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Book Review: “Learning to Peer Tutor – Answers to 25 Questions Novice Tutors Ask” Features 

Book Review: “Learning to Peer Tutor – Answers to 25 Questions Novice Tutors Ask”

Many say that to truly understand a subject, one must try to explain the concepts to a friend or colleague. Speaking from experience, tutoring can be as challenging as it is rewarding.

“Learning to Peer Tutor – Answers to 25 Questions Novice Tutors Ask”, written by our one and only Joshua Berman, is a well flowing and quick, yet very rich read about everything to know for someone diving into tutoring. I would even dare to describe this book as the ultimate “Tutoring for Dummies” guide, which offers clear and organized thoughts while still introducing new, pertinent information.

Talking about the author, who knew Torontonians could be so kind and simultaneously successful? Although I wouldn’t want to use the argument that authority figures are always right, but this guy actually knows what he’s talking about. If the “M.A.., M.Ed.” didn’t already impress you, the fact that he’s been dealing with us, Vanier students, as a Learning Specialist for 10 years should surely provoke some kind of reaction.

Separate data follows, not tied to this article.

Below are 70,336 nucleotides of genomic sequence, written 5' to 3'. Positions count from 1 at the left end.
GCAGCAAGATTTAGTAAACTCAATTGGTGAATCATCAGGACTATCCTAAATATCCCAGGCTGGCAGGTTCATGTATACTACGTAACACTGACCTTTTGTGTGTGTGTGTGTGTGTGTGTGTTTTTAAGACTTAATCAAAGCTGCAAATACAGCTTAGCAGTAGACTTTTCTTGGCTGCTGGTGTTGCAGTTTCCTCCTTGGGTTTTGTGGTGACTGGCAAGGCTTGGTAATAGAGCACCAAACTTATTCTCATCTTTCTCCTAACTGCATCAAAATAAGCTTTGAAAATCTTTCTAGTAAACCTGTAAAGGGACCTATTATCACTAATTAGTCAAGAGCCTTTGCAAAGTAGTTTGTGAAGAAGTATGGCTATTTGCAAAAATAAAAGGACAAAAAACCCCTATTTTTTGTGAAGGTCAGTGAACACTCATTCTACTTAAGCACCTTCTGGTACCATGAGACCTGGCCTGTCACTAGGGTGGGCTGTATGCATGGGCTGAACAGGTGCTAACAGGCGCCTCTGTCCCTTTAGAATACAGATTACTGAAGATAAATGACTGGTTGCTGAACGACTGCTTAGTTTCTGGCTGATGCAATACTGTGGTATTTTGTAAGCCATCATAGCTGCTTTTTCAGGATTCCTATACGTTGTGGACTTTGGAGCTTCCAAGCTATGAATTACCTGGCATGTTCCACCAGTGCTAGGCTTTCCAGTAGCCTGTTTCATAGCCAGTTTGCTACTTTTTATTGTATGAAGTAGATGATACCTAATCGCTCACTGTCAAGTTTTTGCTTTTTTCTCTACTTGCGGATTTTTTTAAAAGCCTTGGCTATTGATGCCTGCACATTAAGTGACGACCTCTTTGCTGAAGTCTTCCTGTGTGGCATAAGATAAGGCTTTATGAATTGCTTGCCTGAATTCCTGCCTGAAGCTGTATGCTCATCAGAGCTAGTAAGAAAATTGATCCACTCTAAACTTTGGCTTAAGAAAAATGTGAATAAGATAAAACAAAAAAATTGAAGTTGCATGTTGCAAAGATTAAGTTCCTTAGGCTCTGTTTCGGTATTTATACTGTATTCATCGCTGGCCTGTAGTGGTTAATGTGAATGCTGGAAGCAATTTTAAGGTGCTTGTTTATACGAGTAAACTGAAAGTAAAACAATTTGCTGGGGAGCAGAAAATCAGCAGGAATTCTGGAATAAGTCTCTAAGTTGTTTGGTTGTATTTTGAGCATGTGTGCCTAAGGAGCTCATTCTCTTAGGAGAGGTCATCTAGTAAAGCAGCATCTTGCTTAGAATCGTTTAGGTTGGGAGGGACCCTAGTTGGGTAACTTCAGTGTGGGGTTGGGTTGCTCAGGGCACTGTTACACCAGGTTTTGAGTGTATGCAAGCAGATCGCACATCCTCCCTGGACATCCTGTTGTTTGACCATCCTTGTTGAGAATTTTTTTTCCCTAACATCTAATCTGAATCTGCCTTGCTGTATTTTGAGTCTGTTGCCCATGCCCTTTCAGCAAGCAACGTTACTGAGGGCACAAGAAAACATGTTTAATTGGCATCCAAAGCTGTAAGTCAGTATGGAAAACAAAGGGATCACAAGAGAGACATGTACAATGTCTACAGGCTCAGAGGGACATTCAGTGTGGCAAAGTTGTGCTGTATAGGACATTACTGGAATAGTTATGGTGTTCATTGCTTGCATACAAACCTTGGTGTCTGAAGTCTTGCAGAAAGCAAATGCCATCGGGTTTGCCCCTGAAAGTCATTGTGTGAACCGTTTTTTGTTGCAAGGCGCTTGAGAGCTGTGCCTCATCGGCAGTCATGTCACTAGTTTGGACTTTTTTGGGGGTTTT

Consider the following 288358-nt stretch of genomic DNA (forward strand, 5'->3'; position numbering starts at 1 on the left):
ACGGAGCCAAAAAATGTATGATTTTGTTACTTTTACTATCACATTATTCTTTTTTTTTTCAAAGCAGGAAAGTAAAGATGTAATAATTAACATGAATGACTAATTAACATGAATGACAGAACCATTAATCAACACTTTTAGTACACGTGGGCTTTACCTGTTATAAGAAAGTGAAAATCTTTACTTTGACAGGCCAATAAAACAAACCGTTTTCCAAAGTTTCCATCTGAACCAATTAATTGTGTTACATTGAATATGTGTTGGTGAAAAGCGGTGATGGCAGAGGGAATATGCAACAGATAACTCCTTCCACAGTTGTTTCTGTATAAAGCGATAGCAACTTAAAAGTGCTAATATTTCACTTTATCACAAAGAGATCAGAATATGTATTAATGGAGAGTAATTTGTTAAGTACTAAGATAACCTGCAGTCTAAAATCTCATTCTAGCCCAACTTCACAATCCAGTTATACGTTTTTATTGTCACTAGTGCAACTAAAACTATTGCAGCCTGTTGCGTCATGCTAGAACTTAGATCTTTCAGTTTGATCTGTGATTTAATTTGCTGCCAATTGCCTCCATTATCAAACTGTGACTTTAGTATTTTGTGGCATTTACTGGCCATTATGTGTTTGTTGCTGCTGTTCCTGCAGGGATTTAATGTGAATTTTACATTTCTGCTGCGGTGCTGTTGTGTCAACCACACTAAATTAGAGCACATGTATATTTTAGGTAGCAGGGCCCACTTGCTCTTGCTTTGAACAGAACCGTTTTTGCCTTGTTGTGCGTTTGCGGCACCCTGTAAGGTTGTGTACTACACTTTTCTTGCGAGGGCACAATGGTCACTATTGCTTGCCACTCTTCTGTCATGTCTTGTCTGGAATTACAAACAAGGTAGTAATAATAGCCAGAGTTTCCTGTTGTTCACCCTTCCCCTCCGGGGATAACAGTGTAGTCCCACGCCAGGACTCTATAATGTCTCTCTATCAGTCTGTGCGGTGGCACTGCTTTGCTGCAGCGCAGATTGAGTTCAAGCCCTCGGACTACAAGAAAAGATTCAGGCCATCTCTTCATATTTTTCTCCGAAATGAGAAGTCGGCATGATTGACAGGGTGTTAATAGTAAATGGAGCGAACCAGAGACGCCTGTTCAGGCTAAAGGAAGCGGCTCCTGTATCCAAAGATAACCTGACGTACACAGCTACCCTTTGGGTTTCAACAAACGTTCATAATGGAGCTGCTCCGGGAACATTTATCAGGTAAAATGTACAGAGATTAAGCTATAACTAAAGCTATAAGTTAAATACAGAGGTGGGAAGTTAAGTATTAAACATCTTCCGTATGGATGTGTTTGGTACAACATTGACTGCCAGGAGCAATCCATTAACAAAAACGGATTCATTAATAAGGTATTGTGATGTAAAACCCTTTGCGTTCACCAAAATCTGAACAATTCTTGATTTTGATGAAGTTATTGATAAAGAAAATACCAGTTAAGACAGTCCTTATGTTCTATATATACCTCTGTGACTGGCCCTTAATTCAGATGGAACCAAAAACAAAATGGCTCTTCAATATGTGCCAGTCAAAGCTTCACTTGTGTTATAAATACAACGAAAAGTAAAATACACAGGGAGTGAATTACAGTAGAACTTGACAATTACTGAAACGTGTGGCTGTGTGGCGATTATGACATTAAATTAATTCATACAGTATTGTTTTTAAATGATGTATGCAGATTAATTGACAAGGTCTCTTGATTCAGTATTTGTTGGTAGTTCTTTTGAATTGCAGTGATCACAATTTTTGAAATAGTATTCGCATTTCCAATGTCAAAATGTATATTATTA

His book is very much comparable to his book launch for those of you who were there: straight to the point, enjoyable and full of meaning. Moreover, this publication is kind of like a summary of years of teaching and tutoring experience condensed in less than 100 pages. Imagine how much wisdom is in that volume? I mean take a look at the sources! Any teacher would be proud.

To give the gist of the book without “spoiling” all the crazy plot, what you can find in this book is a little bit of “communication how to” in addition to tutoring “do’s and don’ts” and the concepts surrounding the “oh so scholar activity”. If you are a kind of person that hates spoilers or loves plot twists, I don’t recommend the read because this book actually offers exactly what is promised in the title, 25 answers to 25 questions, that’s it, that’s all. However, don’t get me wrong, in those 25 chapters is a lot of fantastic advice, coherent concepts and logical as well as relatable examples. I know people always say “don’t judge a book by its cover” but besides the fun, efficiently divided format, the first and fourth cover, in other words the front and back, look great and actually make me smile so much because of the chalk allusion.

In a nutshell, I would qualify this text as an amazing resource for anyone looking to improve their skills of transmitting information or learn how to learn, really! As a peer tutor, it is important for me to understand that I grow as much as my tutees with the tutoring experience. In that case, why not step up my game in order to be able to help and learn better? Peer tutors, teachers, older siblings, parents, friendly students, helpful humans; this read is waiting for you! If not, well, your loss!


Written By: Monica Lubczynski

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